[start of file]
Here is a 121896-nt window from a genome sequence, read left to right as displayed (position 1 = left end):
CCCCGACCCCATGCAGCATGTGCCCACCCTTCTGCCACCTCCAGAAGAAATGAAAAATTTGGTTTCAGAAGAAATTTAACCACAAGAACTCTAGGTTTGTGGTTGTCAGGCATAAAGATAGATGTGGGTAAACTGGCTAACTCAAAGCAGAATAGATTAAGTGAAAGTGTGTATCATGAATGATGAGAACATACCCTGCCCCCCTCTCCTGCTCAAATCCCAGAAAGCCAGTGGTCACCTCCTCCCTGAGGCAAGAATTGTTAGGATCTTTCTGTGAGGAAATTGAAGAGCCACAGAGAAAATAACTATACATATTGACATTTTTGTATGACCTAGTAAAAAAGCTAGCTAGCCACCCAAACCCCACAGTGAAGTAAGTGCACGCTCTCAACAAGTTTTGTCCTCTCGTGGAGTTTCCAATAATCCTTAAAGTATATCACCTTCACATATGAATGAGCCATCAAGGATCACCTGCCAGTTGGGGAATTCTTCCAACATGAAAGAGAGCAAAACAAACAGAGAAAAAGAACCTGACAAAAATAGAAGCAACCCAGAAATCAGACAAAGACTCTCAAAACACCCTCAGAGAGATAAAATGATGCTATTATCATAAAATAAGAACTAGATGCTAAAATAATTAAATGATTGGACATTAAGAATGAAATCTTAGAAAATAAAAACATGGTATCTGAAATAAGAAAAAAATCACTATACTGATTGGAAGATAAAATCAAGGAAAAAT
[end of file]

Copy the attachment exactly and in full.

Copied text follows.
Here is a 121896-nt window from a genome sequence, read left to right as displayed (position 1 = left end):
CCCCGACCCCATGCAGCATGTGCCCACCCTTCTGCCACCTCCAGAAGAAATGAAAAATTTGGTTTCAGAAGAAATTTAACCACAAGAACTCTAGGTTTGTGGTTGTCAGGCATAAAGATAGATGTGGGTAAACTGGCTAACTCAAAGCAGAATAGATTAAGTGAAAGTGTGTATCATGAATGATGAGAACATACCCTGCCCCCCTCTCCTGCTCAAATCCCAGAAAGCCAGTGGTCACCTCCTCCCTGAGGCAAGAATTGTTAGGATCTTTCTGTGAGGAAATTGAAGAGCCACAGAGAAAATAACTATACATATTGACATTTTTGTATGACCTAGTAAAAAAGCTAGCTAGCCACCCAAACCCCACAGTGAAGTAAGTGCACGCTCTCAACAAGTTTTGTCCTCTCGTGGAGTTTCCAATAATCCTTAAAGTATATCACCTTCACATATGAATGAGCCATCAAGGATCACCTGCCAGTTGGGGAATTCTTCCAACATGAAAGAGAGCAAAACAAACAGAGAAAAAGAACCTGACAAAAATAGAAGCAACCCAGAAATCAGACAAAGACTCTCAAAACACCCTCAGAGAGATAAAATGATGCTATTATCATAAAATAAGAACTAGATGCTAAAATAATTAAATGATTGGACATTAAGAATGAAATCTTAGAAAATAAAAACATGGTATCTGAAATAAGAAAAAAATCACTATACTGATTGGAAGATAAAATCAAGGAAAAAT